Home Forums Discussion Scheduling from constraint date when the constraint date is half way through the

This topic contains 5 replies, has 5 voices, and was last updated by Daryl Deffler Daryl Deffler 6 days, 1 hour ago.

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  • #413251 Reply

    Julie Trask
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    I need to schedule a project that half way through has a constraint that cannot finish past a certain date. All the tasks above that date need to schedule backwards from that date and after the constraint date, tasks can schedule as normal, finish to start. What is the best way of doing this eg scheduling the first half of the project so it schedules from the constraint date backwards.

    #413252 Reply
    Sai Prasad
    Sai Prasad
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    In Project tab > Project Information, you can choose either forward or backward schedule (Schedule From:) for the entire project; not for the portion of the plan. My suggestion is you choose Schedule From: as Project Start Date, and insert a milestone task midway in the plan. On that milestone, set the deadline (Task Information > Advanced) rather than constraint type as Finish No Later Than. Former option gives you alert in the Indicator column that the milestone is missed and you can compress the schedule to recover, but the latter option will create a schedule a conflict and the schedule will not be achievable.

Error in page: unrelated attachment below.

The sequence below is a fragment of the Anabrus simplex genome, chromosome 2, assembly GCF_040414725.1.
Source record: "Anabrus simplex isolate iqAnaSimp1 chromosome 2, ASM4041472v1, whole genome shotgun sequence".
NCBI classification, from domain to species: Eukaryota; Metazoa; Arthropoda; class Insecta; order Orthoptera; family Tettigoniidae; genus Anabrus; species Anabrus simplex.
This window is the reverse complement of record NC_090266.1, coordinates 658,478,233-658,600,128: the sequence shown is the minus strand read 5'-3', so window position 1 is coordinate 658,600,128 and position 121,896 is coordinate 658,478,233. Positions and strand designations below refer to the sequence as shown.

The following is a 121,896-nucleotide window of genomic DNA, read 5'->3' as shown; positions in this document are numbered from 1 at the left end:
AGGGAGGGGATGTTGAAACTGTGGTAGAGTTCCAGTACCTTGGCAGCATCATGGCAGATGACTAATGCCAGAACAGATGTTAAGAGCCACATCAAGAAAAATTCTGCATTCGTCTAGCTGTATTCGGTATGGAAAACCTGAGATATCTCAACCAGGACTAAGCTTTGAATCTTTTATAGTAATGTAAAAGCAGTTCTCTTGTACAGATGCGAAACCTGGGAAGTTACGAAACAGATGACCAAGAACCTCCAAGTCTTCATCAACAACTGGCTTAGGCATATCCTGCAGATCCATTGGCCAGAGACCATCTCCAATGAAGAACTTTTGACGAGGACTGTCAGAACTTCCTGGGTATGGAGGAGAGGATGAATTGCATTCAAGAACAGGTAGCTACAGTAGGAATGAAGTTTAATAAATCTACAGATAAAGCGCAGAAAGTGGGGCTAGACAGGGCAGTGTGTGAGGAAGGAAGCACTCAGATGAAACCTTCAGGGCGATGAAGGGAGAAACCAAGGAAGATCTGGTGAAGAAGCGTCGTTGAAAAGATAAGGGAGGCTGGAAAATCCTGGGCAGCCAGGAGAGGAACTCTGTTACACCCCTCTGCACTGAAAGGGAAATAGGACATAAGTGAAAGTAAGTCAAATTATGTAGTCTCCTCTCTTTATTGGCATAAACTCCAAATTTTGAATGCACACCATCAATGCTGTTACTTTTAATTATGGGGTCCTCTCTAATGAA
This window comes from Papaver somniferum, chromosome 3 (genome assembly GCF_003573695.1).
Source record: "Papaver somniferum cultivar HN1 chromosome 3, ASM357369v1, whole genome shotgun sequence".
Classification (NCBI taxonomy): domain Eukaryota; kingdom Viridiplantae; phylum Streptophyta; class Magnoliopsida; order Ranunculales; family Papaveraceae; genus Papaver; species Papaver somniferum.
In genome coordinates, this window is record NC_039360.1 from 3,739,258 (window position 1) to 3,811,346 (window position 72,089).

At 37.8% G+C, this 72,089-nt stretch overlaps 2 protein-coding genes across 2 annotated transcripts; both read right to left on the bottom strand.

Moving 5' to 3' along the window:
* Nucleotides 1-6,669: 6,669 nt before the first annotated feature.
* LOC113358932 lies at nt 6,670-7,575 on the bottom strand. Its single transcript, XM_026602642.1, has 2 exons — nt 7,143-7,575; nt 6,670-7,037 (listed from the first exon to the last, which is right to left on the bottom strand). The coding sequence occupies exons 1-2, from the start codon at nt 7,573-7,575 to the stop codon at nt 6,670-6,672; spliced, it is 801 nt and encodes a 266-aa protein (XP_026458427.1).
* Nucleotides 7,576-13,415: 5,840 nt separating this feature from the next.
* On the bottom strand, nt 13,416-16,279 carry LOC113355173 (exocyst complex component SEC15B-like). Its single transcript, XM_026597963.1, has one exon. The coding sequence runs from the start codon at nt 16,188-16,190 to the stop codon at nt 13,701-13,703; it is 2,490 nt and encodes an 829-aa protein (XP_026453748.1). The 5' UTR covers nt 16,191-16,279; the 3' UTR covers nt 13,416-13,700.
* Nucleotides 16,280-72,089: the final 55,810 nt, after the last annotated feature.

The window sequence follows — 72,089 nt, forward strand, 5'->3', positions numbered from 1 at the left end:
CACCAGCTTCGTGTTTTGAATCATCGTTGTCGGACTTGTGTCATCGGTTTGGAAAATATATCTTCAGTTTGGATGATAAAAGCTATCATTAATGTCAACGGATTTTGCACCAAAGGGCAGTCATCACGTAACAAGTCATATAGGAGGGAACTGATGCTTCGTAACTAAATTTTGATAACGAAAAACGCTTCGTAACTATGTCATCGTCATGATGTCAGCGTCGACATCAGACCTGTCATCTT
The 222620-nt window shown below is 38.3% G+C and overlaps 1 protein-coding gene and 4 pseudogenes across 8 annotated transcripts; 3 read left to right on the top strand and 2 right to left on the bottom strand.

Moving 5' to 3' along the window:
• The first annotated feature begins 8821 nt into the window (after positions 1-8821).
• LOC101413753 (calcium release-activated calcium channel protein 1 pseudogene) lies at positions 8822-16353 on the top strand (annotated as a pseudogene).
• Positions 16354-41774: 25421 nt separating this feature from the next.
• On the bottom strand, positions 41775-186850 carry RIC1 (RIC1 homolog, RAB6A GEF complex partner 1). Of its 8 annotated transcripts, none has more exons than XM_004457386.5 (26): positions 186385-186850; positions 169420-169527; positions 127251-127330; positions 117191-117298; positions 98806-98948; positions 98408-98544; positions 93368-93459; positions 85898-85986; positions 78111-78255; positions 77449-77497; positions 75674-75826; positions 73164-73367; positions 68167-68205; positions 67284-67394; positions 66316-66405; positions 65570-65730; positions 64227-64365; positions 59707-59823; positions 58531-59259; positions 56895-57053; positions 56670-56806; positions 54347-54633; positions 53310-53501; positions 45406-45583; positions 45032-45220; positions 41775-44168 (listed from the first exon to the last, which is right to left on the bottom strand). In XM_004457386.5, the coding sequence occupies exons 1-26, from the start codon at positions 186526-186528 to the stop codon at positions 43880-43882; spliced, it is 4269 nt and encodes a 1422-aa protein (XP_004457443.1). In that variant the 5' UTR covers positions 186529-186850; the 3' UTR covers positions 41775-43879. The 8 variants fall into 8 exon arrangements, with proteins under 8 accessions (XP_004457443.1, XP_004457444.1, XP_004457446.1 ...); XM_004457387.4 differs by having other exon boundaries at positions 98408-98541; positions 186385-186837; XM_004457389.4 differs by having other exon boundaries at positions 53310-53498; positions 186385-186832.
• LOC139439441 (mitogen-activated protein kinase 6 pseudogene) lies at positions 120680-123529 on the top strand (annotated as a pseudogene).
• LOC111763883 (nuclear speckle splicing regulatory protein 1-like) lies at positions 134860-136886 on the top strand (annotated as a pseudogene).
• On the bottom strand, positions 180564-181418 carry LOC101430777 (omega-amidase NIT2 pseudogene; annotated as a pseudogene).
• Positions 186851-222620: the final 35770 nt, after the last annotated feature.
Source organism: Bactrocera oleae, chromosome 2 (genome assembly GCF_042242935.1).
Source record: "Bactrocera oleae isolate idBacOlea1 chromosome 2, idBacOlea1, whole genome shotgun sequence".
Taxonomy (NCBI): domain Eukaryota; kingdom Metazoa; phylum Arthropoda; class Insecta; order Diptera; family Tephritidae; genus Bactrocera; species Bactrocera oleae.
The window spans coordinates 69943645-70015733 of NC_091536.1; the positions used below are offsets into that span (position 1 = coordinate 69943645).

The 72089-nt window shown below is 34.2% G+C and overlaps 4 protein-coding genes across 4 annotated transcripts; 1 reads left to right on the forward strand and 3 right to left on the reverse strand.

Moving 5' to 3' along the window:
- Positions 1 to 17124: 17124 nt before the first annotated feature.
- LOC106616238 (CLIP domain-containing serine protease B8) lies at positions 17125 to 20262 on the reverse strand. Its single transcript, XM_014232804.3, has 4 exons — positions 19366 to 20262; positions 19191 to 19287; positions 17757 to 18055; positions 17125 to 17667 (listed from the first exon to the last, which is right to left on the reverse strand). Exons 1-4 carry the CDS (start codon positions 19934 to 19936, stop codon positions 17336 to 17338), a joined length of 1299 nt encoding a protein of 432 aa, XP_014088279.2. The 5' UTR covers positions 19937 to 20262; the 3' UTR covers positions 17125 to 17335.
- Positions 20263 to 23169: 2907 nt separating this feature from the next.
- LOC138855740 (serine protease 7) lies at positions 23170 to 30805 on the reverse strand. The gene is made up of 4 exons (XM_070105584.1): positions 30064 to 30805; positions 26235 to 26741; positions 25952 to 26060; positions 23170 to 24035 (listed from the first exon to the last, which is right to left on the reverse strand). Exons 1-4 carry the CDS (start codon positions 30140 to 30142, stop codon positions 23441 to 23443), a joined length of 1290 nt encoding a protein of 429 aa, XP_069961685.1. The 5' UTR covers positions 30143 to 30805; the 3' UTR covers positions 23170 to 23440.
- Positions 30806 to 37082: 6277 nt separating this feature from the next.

#413254 Reply

    Julie;
    Adding to Sai’s comments. For the first half of the schedule, you can set the task Constraint Type to As Late As Possible on all tasks. While still scheduling from the start date forward, the tool will schedule these tasks to occur as late as possible based on dependency relationships. So all first half tasks would be pushed as close to the central constraint date as possible. If the constraint date moved either way, these first half tasks would also move accordingly.
    I’ve done this on a limited basis within my schedule and it seems to work well. I’ve never done it with half the schedule.
    It would also be easy to test once the schedule is constructed.
    First, construct the schedule as you normally would with all the dependencies on all tasks. Add the constraint type column to a task oriented view, set the first task constraint type to As Late As Possible, scroll down to the last task before the constraint, shift click in the Constraint Type column (must be that column), right click in the shaded rows, click Fill Down and the tool will change all highlighted tasks to your desired constraint type as set by the first highlighted row. Then level and check the results.

    #413255 Reply